On a trip to a giant vegetable farm in Orange County a few years ago, I listened to the farm manager detail all the ways he’d worked to keep his fields free of birds: scarecrows, plastic owls, noise cannons, and–most incredibly–recordings of birds screeching as they were killed by hawks. Nothing worked. The birds adapted to everything.
“Someone has put cries of birds on the air like jewels.” — Anne Carson, Plainwater
(at Goatfell Farm)
If someone made this much noise in the city while you were trying to sleep you’d call the cops.
“Panic jumped down on Geryon at three a.m. He stood at the window of his hotel room. Empty street below gave back nothing of itself.
Cars nested along the curb in their shadows buildings leaned back out of the street. Little rackety wind went by.
Moon gone. Sky shut. Night had delved deep. somewhere (he thought) beneath this strip of sleeping pavement
the enormous solid globe is spinning on its way–pistons thumping, lava pouring from shelf to shelf,
evidence and time lignifying into their traces. At what point does one say of a man that he has become unreal?”
– Autobiography of Red, Anne Carson
You accommodate yourself to the idea of losing so much when you live in New York, or else you go crazy here. Things you take for granted in other places, like a view from your bedroom window or light hitting your kitchen at dinnertime, can be gone as fast as it takes a developer to throw up a brick box. I’ve seen apartments in old buildings in Manhattan where windows were just closed off entirely when a lot next door got built up.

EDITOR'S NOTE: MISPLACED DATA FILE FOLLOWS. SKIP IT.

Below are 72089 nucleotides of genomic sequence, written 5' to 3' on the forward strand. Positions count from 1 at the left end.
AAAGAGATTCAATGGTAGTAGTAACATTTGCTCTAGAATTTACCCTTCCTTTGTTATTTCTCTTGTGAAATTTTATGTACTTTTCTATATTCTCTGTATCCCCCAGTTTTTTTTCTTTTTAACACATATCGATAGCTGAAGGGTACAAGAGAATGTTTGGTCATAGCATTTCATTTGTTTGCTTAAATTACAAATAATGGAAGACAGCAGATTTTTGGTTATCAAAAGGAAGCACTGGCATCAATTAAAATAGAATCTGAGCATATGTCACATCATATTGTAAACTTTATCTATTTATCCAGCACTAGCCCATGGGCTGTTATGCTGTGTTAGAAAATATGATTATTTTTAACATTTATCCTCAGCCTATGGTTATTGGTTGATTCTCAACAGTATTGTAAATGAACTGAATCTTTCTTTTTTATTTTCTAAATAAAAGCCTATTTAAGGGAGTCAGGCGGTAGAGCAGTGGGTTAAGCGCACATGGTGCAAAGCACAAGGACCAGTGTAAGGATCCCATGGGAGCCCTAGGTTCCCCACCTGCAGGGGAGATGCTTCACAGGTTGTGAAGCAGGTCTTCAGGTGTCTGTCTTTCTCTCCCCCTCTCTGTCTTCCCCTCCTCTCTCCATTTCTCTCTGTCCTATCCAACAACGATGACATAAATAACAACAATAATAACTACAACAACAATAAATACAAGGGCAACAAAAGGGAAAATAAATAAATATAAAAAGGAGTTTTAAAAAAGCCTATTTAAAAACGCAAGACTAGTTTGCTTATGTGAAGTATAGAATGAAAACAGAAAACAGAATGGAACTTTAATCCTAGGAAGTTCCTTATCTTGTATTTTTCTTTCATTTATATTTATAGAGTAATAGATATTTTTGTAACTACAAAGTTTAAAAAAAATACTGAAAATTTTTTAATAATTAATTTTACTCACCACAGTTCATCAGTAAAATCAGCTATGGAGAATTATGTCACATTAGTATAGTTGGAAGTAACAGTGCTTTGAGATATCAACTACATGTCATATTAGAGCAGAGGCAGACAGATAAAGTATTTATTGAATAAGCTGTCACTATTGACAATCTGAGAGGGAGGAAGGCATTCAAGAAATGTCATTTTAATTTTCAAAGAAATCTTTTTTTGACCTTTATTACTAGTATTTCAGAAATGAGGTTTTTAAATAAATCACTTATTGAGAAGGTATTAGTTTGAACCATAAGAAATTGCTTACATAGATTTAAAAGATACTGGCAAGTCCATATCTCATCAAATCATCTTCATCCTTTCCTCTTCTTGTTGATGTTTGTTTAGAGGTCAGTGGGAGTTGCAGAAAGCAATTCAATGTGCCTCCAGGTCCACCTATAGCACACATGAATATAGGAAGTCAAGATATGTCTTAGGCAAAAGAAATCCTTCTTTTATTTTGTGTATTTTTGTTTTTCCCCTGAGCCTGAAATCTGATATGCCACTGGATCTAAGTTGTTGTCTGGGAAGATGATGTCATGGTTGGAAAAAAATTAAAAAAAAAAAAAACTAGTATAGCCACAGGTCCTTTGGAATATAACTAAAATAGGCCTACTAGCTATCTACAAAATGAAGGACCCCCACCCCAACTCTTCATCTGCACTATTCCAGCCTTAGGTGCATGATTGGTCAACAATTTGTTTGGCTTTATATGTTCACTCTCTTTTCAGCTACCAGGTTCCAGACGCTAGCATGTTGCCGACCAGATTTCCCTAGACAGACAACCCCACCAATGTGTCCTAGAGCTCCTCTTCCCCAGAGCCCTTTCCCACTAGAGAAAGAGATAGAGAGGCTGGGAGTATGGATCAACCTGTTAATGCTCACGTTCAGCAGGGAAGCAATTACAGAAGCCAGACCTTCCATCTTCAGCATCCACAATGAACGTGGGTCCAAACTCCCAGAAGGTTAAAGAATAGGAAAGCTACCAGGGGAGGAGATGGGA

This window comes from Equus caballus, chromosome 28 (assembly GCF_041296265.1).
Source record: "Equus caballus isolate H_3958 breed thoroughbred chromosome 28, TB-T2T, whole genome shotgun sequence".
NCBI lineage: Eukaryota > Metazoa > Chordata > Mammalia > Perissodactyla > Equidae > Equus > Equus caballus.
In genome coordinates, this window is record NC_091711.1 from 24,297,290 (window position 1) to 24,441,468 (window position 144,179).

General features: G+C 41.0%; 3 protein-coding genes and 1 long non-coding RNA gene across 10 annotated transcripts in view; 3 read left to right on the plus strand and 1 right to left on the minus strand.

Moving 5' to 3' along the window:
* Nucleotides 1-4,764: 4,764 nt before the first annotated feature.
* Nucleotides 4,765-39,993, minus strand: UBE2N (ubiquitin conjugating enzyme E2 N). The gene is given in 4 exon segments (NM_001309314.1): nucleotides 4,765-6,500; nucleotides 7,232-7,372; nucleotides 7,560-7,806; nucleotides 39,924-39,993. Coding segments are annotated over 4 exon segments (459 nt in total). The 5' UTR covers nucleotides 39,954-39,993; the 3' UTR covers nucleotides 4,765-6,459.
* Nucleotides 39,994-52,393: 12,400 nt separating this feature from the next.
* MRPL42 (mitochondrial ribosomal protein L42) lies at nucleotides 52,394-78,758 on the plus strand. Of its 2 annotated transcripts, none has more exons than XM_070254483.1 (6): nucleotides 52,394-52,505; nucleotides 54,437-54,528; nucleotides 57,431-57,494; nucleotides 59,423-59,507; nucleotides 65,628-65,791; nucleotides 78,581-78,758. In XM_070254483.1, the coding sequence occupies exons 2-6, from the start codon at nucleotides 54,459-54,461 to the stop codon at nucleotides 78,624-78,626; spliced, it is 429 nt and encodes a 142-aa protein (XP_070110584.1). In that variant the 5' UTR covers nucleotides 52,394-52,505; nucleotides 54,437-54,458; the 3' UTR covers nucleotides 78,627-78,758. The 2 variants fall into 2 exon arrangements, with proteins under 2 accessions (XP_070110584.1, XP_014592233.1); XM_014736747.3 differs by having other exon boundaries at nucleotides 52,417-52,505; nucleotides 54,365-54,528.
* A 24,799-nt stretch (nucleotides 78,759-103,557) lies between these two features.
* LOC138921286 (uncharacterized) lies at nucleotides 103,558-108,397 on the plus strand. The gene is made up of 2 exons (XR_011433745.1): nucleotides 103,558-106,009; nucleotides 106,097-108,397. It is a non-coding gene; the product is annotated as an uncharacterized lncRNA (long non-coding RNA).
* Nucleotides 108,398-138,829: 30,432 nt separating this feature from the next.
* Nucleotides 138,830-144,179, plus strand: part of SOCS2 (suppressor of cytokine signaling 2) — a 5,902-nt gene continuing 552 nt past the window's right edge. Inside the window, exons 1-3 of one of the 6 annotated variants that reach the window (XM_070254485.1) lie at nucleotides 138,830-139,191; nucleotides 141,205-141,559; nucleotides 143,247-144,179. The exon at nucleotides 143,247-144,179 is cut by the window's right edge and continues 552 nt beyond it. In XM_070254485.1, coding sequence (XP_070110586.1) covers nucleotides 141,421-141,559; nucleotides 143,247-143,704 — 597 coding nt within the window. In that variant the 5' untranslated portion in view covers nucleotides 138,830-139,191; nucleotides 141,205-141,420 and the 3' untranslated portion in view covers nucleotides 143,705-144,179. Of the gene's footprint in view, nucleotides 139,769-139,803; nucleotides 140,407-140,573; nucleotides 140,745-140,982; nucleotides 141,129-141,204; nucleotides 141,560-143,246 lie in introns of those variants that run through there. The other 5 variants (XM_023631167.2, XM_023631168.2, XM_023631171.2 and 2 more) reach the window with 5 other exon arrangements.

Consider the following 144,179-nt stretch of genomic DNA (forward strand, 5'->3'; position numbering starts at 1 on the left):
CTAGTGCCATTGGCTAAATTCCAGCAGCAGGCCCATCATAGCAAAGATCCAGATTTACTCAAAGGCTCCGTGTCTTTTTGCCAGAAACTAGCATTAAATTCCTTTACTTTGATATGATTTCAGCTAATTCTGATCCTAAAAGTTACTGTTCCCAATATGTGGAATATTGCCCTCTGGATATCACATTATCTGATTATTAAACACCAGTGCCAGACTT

So I relish all the weird ways that we get light in our apartment–the morning sun reflected off the glass of the building across the street, the sunset bouncing off our cheesy steel counters and filling the kitchen. Real estate madness does damage in so many ways here–check WNYC’s “There Goes The Neighborhood” for a good overview–but one of the little wounds it inflicts is throwing neighborhoods into shadow for a few extra hours a day. Our neighbor’s roof garden changed completely when a tower shot up across the street and cut several hours of sunlight from his tomato plants.
I grew up in a place where views can be counted on for generations, and where sunlight is almost never threatened. I’ll never understand the perspective my children will grow up with, from which any skyline is only temporary, all light only held on loan. #sunsetprovision
You better run, you better take cover.